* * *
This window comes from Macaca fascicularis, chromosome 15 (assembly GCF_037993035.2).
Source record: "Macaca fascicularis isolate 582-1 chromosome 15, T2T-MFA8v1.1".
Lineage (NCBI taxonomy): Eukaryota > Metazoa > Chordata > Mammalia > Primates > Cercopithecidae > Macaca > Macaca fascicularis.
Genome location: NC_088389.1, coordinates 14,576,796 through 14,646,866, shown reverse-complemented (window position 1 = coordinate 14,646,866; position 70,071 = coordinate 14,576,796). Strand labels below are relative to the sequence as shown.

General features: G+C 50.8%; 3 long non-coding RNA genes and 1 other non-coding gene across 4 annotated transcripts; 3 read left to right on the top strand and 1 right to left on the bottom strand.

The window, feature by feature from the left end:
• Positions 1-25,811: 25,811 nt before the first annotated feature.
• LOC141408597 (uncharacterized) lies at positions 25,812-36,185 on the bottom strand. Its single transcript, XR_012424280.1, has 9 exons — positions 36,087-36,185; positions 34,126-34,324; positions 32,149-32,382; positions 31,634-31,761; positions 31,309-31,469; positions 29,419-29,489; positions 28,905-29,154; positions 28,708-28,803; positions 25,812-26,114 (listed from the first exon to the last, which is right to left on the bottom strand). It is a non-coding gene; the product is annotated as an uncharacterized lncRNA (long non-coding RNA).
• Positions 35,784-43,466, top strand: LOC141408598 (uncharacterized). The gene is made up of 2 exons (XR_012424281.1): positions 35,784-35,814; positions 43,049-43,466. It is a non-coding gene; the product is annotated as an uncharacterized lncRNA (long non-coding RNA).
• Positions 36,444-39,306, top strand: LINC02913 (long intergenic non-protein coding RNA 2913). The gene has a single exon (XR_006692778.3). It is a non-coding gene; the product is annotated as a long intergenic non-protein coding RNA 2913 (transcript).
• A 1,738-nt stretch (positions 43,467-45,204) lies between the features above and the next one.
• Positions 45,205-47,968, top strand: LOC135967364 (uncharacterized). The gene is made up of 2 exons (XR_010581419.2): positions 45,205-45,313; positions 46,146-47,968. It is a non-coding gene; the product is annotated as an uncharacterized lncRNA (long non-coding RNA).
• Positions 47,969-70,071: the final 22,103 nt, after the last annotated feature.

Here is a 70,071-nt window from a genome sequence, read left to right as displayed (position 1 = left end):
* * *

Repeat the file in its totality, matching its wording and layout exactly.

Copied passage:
This window comes from Macaca fascicularis, chromosome 15 (assembly GCF_037993035.2).
Source record: "Macaca fascicularis isolate 582-1 chromosome 15, T2T-MFA8v1.1".
Lineage (NCBI taxonomy): Eukaryota > Metazoa > Chordata > Mammalia > Primates > Cercopithecidae > Macaca > Macaca fascicularis.
Genome location: NC_088389.1, coordinates 14,576,796 through 14,646,866, shown reverse-complemented (window position 1 = coordinate 14,646,866; position 70,071 = coordinate 14,576,796). Strand labels below are relative to the sequence as shown.

General features: G+C 50.8%; 3 long non-coding RNA genes and 1 other non-coding gene across 4 annotated transcripts; 3 read left to right on the top strand and 1 right to left on the bottom strand.

The window, feature by feature from the left end:
• Positions 1-25,811: 25,811 nt before the first annotated feature.
• LOC141408597 (uncharacterized) lies at positions 25,812-36,185 on the bottom strand. Its single transcript, XR_012424280.1, has 9 exons — positions 36,087-36,185; positions 34,126-34,324; positions 32,149-32,382; positions 31,634-31,761; positions 31,309-31,469; positions 29,419-29,489; positions 28,905-29,154; positions 28,708-28,803; positions 25,812-26,114 (listed from the first exon to the last, which is right to left on the bottom strand). It is a non-coding gene; the product is annotated as an uncharacterized lncRNA (long non-coding RNA).
• Positions 35,784-43,466, top strand: LOC141408598 (uncharacterized). The gene is made up of 2 exons (XR_012424281.1): positions 35,784-35,814; positions 43,049-43,466. It is a non-coding gene; the product is annotated as an uncharacterized lncRNA (long non-coding RNA).
• Positions 36,444-39,306, top strand: LINC02913 (long intergenic non-protein coding RNA 2913). The gene has a single exon (XR_006692778.3). It is a non-coding gene; the product is annotated as a long intergenic non-protein coding RNA 2913 (transcript).
• A 1,738-nt stretch (positions 43,467-45,204) lies between the features above and the next one.
• Positions 45,205-47,968, top strand: LOC135967364 (uncharacterized). The gene is made up of 2 exons (XR_010581419.2): positions 45,205-45,313; positions 46,146-47,968. It is a non-coding gene; the product is annotated as an uncharacterized lncRNA (long non-coding RNA).
• Positions 47,969-70,071: the final 22,103 nt, after the last annotated feature.

Here is a 70,071-nt window from a genome sequence, read left to right as displayed (position 1 = left end):